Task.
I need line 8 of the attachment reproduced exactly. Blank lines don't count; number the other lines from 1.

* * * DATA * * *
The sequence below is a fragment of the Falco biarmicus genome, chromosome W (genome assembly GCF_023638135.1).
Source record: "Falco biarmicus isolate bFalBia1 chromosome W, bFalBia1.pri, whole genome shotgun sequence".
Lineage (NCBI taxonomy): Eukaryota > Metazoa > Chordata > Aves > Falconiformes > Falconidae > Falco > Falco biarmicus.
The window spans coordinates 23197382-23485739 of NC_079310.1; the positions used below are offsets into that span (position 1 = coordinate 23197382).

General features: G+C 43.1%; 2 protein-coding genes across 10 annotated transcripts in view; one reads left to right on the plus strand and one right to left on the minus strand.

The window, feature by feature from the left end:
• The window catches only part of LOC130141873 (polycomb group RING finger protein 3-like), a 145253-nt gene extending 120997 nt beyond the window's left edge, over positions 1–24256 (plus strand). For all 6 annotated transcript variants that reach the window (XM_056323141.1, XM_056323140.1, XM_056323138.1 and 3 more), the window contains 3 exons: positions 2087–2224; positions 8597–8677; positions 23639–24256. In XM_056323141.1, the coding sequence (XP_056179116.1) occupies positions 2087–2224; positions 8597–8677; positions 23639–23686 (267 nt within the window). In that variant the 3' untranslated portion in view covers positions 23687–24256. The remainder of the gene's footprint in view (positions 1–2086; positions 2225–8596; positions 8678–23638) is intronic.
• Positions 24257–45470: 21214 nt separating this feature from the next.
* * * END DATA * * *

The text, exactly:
• Positions 24257–45470: 21214 nt separating this feature from the next.